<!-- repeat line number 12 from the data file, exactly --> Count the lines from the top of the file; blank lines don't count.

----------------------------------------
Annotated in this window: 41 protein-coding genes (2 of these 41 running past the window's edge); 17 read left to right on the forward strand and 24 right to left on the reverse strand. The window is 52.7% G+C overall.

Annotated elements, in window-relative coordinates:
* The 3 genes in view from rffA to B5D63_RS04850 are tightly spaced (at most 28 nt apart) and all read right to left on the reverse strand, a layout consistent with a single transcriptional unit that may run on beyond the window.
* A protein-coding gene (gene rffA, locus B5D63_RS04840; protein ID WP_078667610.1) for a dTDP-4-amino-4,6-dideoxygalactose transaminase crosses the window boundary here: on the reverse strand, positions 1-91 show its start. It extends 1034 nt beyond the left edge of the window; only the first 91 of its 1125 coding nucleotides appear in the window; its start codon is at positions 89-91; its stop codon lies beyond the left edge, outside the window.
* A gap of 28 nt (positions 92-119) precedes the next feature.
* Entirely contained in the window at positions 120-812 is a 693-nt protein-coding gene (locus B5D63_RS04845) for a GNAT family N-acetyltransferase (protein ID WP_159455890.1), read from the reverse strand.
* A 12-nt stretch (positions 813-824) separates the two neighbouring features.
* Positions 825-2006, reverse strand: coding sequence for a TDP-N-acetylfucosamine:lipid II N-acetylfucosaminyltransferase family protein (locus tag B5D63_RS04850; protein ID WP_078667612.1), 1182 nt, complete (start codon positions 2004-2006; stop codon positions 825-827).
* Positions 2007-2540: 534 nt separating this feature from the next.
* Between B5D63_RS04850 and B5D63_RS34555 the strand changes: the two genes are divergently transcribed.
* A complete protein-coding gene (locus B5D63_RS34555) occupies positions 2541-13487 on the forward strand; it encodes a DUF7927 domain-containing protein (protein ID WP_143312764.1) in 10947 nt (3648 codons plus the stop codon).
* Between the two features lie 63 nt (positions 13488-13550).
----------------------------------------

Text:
* Between the two features lie 63 nt (positions 13488-13550).